Samina’s art therapy helps refugee children in Pakistan thrive in a creative space
Islamabad, 7 August 2017 - « Once upon a time there was a boy. This boy was an orphan; his parents had died. He was all alone, nobody used to help him and he was very poor. Sometimes he had his food and sometimes he did not have anything to eat. One morning he was sleeping in the forest. When he woke up, he saw an old man who needed his help. The old man asked, ‘O my boy can you help me cross the road?’
Boy answered yes. After crossing the road, the old man gave him a stick. The boy came back to the forest. The boy was hungry. When he waved that magic wand, he found good food. At first, the boy did not believe. When he waved the wand again, he found nice clothes. This is how he became a rich businessman but he always helped the poor people. »
Samina Jamshed, Education Officer at ICMC field office in Pakistan, proudly skims through the book “Fantasy in the real world of a refugee” she has put together to showcase the drawings and stories written by refugee children at the ICMC-run safe shelter in Islamabad.
“Although most of them have a new life in a new country, where they are resettled; this book is a connection between me and my students,” she comments.
Samina has worked for ICMC Pakistan since 2014, when the United Nations High Commissioner for Refugees (UNHCR)-funded project to facilitate refugee victims of violence was initiated by ICMC. Before joining the organization, she served as an Assistant Professor at several universities in Islamabad. As a certified visual artist, she taught art therapy to children with special needs, drug addicts, and to people living with disabilities. Later on, she started to visit nearby refugee camps and conducted art workshops as a volunteer and witnessed firsthand the challenging reality faced by refugees on a daily basis.
“Coming to know refugees, being in direct contact with them, urged me to search for a solution to their educational needs,” Samina explains. Indeed, UNHCR only funds primary school programs, until grade 5. Samina knew there was a gap to be filled. As an energetic self-starter, she took on the challenge to secure refugee children full-funded scholarships for secondary level education until grade 10.
Since 2017, Ali Trust College, an educational institution funded by a private trust managing several philanthropic projects related to health care and education, has partnered with ICMC, sponsoring 100% scholarships for 50 Afghan girls. Stationery, books, and uniforms are all included in the scholarship package. “These girls only have to think about studying and enjoying their school experiences,” Samina enthusiastically acknowledges. The agreement with Ali Trust College has been established for an indefinite time period.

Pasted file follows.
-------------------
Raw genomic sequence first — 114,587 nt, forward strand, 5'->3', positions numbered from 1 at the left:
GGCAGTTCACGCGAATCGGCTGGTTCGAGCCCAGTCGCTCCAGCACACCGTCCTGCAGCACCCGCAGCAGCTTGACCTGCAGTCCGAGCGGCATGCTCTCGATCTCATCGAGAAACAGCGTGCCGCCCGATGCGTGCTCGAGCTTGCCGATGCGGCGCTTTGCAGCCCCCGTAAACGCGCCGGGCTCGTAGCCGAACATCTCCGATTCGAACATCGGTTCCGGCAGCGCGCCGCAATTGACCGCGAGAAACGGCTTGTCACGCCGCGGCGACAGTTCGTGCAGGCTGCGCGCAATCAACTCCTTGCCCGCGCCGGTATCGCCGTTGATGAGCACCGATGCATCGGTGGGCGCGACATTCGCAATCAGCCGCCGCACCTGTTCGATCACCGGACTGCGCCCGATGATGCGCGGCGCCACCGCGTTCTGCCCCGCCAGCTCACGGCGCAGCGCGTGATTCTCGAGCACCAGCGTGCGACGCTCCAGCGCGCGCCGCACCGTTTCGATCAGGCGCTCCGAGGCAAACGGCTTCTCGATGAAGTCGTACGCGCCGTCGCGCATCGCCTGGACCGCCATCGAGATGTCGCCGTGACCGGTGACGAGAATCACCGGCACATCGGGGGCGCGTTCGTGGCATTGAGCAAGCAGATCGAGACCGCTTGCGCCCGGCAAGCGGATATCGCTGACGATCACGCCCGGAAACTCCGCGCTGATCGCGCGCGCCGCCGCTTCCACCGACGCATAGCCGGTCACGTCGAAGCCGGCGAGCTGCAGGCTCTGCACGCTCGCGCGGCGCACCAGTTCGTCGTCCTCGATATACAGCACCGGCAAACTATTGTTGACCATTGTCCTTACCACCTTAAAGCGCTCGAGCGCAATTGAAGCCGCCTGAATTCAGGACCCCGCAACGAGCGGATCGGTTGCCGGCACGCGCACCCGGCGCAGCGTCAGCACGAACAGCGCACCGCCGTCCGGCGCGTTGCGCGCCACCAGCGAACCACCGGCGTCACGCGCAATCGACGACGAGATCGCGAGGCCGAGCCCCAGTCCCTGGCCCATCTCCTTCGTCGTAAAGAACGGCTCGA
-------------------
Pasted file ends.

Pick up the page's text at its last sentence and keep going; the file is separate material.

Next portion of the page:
This momentous achievement was not enough for the restless Samina. She still conducts home visits and evaluation tests to identify the most vulnerable refugee children who would benefit from a sponsorship program funded by individual donors to make it possible for refugee children to attend one of the four local schools ready to accept them. At present, 20 children have been sponsored through the adoption program, and the number is steadily growing.
“I use all my networking skills to find donors who could adopt these children; I use my own contacts, go to local events and meet generous people who could help me in my job. I am always on the lookout for more individuals interested in donating and helping a refugee child go to school,” Samina relates.
By setting up high standards and achieving gratifying results, ICMC has promoted education beyond 5th grade among refugees in Pakistan. Non-formal education classes in the ICMC’s safe shelter have provided children with an opportunity to explore creative writing and drawing, build up their self-esteem and restore their hopes thanks to such key role models as Samina and the rest of the Pakistan team. “Refugee children learn really fast. Every writer of the story was given individual time with the teacher, which let me explore each child’s personality much closer,” she observes. “It has been a beautiful journey, from concept sharing to drawing and writing the story.”
Samina often receives letters and greeting cards from her previous students, refugee children who have now been resettled to a third country. They often seek her wise guidance on future school plans and professional advice while sharing with her accomplishments and dreams in their new home. The bond between teacher and children is stronger than ever. “Working for ICMC is so “me”; I’m into it all the time and I feel like it’s worth putting so much effort in it as we better refugees’ lives, especially children’s,” she concludes, pointing to the many colorful cards she has received from her bright, affectionate students.